Case Studies - Skellig Michael, County Kerry
The Office of Public Works cares for the island on behalf of the Irish State.
Skellig Michael (also known as Great Skellig), is a towering sea crag rising from the Atlantic Ocean almost 12 kilometres west of the Ivereagh Peninsula in County Kerry, Ireland.
Located at the western edge of the European landmass, Skellig Michael was the chosen destination for a small group of ascetic monks who, in their pursuit of greater union with God, withdrew from civilisation to this remote and inaccessible place. Some time between the sixth and eight centuries, a monastery was founded on this precipitous rock giving rise to one of the most dramatic examples of the extremes of Christian monasticism.
Skellig Michael and its neighbouring islands contain some of Ireland’s most important sites for breeding seabirds both in terms of size of colonies and diversity of species.
The well-preserved monastic remains have retained a strong spiritual appeal. To witness the physical achievements of the early monks and experience the solitude, broken only by sounds of seabirds and the ocean, evokes a quiet sense of magic. George Bernard Shaw, on a visit in 1910, described it as an ‘incredible, impossible, mad place, part of our dream world’.
In 1996 UNESCO inscribed the island on the World Heritage List as a site of outstanding universal value.
Visitor Risk Management
Its isolated location and difficult access pose considerable challenges in managing the site. There are significant constraints to finding solutions for some quite complex problems.
OPW, in managing the site, aims to provide a safe environment where the risks are at an acceptable level; however a safe environment does not imply the absence of risk. It is critically important, therefore, that visitors are made fully aware of the risks presented by the nature of the terrain and other natural hazards that await them. By applying the VSCG principles OPW seeks to achieve a balance between conservation of the built and natural heritage, visitor access and safety.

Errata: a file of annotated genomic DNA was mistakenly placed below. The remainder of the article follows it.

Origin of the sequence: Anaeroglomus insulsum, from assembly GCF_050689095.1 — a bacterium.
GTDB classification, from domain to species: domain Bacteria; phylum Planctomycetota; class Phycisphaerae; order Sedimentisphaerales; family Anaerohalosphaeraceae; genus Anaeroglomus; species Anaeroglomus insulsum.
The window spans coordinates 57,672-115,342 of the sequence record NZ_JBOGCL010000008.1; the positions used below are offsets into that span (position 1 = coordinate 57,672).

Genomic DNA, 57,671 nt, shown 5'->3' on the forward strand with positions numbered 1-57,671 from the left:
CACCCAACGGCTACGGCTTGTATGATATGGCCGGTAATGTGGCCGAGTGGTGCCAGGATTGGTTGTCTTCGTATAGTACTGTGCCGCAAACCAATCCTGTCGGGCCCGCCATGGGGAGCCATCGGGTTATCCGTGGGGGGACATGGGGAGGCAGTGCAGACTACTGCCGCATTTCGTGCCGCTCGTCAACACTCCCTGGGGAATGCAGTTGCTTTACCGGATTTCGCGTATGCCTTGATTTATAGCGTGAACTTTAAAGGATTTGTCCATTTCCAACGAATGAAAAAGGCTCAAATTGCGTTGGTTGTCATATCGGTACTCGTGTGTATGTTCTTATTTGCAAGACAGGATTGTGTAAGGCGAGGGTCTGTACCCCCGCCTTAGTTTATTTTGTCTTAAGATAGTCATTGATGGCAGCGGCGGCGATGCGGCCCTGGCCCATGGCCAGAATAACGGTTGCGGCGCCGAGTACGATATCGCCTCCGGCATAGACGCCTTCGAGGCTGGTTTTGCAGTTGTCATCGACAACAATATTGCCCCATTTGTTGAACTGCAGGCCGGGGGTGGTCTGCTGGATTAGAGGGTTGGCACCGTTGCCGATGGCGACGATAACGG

Notwithstanding the monument’s archaeological, cultural, spiritual and environmental importance, it is not OPW’s objective to provide easy access for all, irrespective of levels of fitness and agility.
Due to its location (some 11.6km off Bolus Head out in the Atlantic Ocean) access to Skellig Michael is by boat and is only possible when weather and sea conditions are favourable. Visitors are only allowed from late May through to late September.
Following noticeable increase in damage to the site in the
early 1990s OPW introduced a daily limit of 180 visitors. This is managed by a permit system which controls the number of boats and passengers allowed to land on the island.
Visitors are exposed to significant trip and fall hazards. Disembarking from the boats can be difficult, and once on the island, access to the monastery is via approximately 600 steps. These steps, although maintained, are irregular and of dry stone construction and by their nature do not comply with modern safety standards. Handrails have not been
introduced because they would compromise the exceptional heritage value of the site. However, visitors are advised by on-site signs of the intrinsic hazards of visiting the island. Information signs which include safety information are also located at all departure ports. Information on visitor safety is also provided on websites in the form of a safe access guide publication and a safety video.
A further important issue relating to the safety of visitors on the island is the duration of their stay. Boat timetables allow sufficient time to climb the steps and tour the monastery before descending to take the boat back to the mainland.
A regular guide service was introduced in 1987 and has operated each season since. The main function of the guide service is to protect the site, interpret the history, archaeology and significance of the monastic settlement, regulate the numbers of visitors within the monastic enclosure, monitor visitor numbers, the number of boats landing and weather conditions.
To further reinforce the safety messages, visitors are met at the bottom of the steps by a guide, who gives a brief talk on visitor safety and protocols to be taken on their visit to the Island.
OPW is committed to ensuring that high levels of health and safety for visitors are maintained on the island. Close links have been established with the area air and sea rescue organisations and the local coastguard. With their co-operation, full-scale safety evacuation drills are carried out regularly to complement and inform the current emergency plan for Skellig Michael.
2010 Risk Review
Following two fatal incidents on Skellig Michael in mid 2009, OPW commissioned Byrne Ó Cléirigh to undertake a detailed risk review. You can view their final report here:
Current Safety Advice
The latest sign design is available as a PDF here:
You can view the safety video by following this youtube link
This case study was written by Padraic McGowan and Ken Dodd and was published in February 2015
This website entry was last updated on 27 October, 2015